A Primer on Brexanolone (Zulresso) for Postpartum Depression

By | March 31, 2019

Since the the Food and Drug Administration (FDA) approved brexanolone as an intravenous infusion for the treatment of postpartum depression last week, we have been deluged with questions from patents, providers and the media regarding this new drug.  Sage Therapeutics plans to market the drug under the name ZULRESSO and plans to launch in the United States in June 2019.

What is brexanolone (Zulresso)? How does it work?

Brexanolone (introduced as SAGE-547 by SAGE Therapeutics) is a neurosteroid, an analogue of allopregnanolone. (Allopregnanolone is produced by the human body as a byproduct of progesterone.)  It was originally under investigation for the treatment of refractory seizure disorders; however, it was discovered that SAGE-547 was effective for the treatment of severe postpartum depression (PPD).  We don’t know exactly how brexanolone exerts its antidepressant effects; however, we do know that it is an allosteric modulator of GABA-A receptors. GABA is the primary inhibitory neurotransmitter in the brain and may play an important role in modulating vulnerability to depression and anxiety.  

Brexanolone is a neurosteroid.  Is it a hormone? Or is it an antidepressant?

Brexanolone is a derivative of allopregnanolone.  In the human body, the hormone progesterone is metabolized into a variety of active and inactive compounds, including allopregnanolone.  Because allopregnanolone modulates brain function, it is a hormone with neuroactive properties, a neurosteroid. While brexanolone has antidepressant effects, it seems to work differently from traditional antidepressants which increase levels of neurotransmitters, such as serotonin or norepinephrine.  It is hypothesized that brexanolone may exert its effects on anxiety and depression by modulating the hypothalamic-pituitary-adrenal or HPA axis which mediates the body’s response to stress and is modulated by GABAergic signaling.

Why is everybody so excited about brexanolone?  

It has been a while since we have seen an innovative approach to the treatment of depression.  Brexanolone represents a novel approach. While brexanolone has been advanced as a treatment specifically for postpartum depression, there is indication that other derivatives of allopregnanolone (including the oral compound SAGE-217) may be effective for depression unrelated to pregnancy or the postpartum period and may be of utility in both men and women.  One of the other really exciting things about brexanolone is that it seems to work very quickly.  Given traditional antidepressants typically take 2 to 4 weeks to have a significant effect, it would be phenomenal to have a treatment which may result in remission of depression within a couple of days.  

What about side effects?  It looks as it brexanolone may be more tolerable than conventional antidepressants?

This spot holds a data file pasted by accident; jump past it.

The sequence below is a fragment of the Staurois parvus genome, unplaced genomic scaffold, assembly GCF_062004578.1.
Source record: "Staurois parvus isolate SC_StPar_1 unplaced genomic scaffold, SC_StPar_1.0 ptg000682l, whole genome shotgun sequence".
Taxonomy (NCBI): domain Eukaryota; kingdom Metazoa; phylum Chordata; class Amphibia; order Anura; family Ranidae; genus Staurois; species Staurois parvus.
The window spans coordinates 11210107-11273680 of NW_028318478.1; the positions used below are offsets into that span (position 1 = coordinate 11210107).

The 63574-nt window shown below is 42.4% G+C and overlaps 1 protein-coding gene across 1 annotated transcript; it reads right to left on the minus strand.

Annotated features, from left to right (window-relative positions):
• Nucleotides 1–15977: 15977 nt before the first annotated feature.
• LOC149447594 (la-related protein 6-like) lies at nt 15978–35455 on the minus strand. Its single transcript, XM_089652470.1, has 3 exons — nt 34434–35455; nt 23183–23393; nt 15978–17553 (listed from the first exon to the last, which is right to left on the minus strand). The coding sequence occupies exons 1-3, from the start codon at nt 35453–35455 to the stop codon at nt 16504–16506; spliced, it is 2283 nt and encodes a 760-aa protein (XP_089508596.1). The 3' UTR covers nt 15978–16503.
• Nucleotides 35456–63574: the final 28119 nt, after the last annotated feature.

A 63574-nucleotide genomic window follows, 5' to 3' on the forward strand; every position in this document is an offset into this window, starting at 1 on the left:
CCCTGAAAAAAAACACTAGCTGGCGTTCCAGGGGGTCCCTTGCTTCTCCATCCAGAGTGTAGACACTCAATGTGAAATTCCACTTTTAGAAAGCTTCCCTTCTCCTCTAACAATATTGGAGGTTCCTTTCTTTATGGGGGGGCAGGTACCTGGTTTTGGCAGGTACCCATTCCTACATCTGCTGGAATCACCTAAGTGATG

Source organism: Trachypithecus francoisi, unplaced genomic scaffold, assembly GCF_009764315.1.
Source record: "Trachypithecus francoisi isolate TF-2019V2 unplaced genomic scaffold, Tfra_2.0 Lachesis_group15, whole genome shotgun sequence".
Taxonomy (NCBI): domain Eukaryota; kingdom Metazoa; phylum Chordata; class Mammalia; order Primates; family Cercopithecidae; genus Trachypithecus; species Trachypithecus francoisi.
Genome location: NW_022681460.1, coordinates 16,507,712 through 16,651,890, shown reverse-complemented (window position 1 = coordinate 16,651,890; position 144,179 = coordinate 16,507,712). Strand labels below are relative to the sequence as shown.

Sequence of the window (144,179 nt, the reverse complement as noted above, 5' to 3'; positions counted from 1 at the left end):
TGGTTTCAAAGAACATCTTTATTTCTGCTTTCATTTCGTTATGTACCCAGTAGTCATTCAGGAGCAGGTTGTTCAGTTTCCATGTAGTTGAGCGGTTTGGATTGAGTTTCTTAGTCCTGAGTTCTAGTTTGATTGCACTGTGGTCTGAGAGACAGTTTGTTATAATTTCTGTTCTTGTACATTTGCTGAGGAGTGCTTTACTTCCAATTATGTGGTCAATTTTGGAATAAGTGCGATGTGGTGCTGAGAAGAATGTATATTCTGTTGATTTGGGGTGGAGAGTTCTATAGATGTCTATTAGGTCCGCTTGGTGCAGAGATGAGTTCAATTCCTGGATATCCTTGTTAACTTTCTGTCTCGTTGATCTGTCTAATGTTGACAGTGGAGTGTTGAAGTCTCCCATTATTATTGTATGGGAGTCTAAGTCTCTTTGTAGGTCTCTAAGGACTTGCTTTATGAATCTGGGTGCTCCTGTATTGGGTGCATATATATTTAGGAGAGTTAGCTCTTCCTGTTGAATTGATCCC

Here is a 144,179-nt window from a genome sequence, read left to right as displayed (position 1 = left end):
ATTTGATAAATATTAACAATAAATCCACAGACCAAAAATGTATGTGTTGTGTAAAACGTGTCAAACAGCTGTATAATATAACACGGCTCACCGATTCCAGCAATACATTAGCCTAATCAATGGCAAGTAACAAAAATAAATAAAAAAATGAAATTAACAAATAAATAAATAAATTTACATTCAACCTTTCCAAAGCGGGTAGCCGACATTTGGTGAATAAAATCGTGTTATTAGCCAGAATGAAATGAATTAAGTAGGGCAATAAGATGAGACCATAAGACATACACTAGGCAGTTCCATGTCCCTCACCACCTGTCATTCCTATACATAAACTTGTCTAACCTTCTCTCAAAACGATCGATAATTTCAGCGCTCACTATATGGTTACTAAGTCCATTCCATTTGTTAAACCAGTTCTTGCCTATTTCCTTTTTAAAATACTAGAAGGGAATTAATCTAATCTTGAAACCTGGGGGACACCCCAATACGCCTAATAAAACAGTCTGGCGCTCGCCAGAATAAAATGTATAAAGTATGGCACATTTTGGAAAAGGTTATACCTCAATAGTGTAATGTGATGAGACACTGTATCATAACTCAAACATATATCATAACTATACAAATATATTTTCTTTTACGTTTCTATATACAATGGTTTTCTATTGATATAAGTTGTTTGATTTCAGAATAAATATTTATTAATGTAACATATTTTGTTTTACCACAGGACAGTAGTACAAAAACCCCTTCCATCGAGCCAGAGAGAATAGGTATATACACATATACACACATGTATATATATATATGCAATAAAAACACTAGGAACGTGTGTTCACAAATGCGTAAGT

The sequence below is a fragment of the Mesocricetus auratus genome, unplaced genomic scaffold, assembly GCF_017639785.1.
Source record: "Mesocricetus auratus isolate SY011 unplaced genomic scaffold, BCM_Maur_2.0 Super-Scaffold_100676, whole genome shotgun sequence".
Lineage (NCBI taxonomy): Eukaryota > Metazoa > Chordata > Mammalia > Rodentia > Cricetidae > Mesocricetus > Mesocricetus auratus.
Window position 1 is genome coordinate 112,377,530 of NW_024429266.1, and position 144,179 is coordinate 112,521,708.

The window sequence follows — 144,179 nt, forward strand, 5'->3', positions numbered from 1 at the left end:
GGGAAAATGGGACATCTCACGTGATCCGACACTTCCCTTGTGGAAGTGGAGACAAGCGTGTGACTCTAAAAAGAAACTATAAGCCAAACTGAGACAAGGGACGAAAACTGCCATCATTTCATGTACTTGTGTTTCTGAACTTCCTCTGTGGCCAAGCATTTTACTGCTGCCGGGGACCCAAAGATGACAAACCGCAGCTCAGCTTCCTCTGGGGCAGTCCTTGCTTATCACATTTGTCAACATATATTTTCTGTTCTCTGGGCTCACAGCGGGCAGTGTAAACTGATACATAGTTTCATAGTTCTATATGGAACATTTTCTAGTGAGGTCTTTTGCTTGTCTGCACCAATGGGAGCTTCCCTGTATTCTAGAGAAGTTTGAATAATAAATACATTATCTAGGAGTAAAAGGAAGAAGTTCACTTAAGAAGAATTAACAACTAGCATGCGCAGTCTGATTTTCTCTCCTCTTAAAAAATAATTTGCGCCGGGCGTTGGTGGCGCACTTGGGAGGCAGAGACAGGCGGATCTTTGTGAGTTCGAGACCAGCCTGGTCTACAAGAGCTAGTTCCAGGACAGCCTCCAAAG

The preliminary data from the company suggests that brexanolone is well tolerated.  The most commonly reported side effects are drowsiness and dizziness. The FDA has raised concerns about  two serious adverse events: suicidal ideation after the infusion in one subject and syncope/altered consciousness in another patient.  Because of these concerns, Zulresso was approved with a Risk Evaluation and Mitigation Strategy (REMS) and “will only be available to patients through a restricted distribution program at certified health care facilities where the health care provider can carefully monitor the patient.” While hospitalization is not necessarily considered a side effect, it must be considered in estimating the risks and benefits of treatment with brexanolone.  Because there are only a handful of mother-baby units in the United States, the hospitalization required to receive the 60-hour infusion of brexanolone may result in disruptions in family life, bonding and breastfeeding.

Can brexanolone be used while breastfeeding?

All of the clinical trials involving brexanolone excluded women who were breastfeeding or asked them to suspend breastfeeding while receiving treatment with the medication.  Therefore, we have no data on the safety of brexanolone while breastfeeding.  The manufacturer give the following advice:ZULRESSO passes into breast milk. Talk to your healthcare provider about the risks and benefits of breastfeeding and about the best way to feed your baby while receiving ZULRESSO.” Because Zulpresso will be administered in a hospital setting, I suspect that breastfeeding will be discouraged and it may take a while to generate data on the safety of breaxanolone to nursing infants.  

Who is the ideal candidate for Zulresso?

While Zulresso is touted as the first and only drug approved by the FDA for the treatment of postpartum depression, there are many options for the treatment of PPD.  Women with mild to moderate PPD symptoms are likely to benefit from psychotherapy and bolstering social supports. For women with more severe illness, conventional antidepressants, including the SSRIs sertraline (Zoloft) and fluoxetine (Prozac), are highly effective for the treatment of depressive symptoms and anxiety.   For women with the most severe illness, we would consider hospitalization and treatment with adjunctive medications ( such as atypical antipsychotics) and electroconvulsive therapy (ECT). Given the high cost of Zulresso (estimated by the company to be 25K – 34K per infusion) and the need for inpatient treatment, it is unlikely that Zulresso will be a first line treatment for women with PPD; however, it may be an attractive option for women with severe illness who have failed other treatments.  

Ruta Nonacs, MD PhD

MGH Center for Women's Mental Health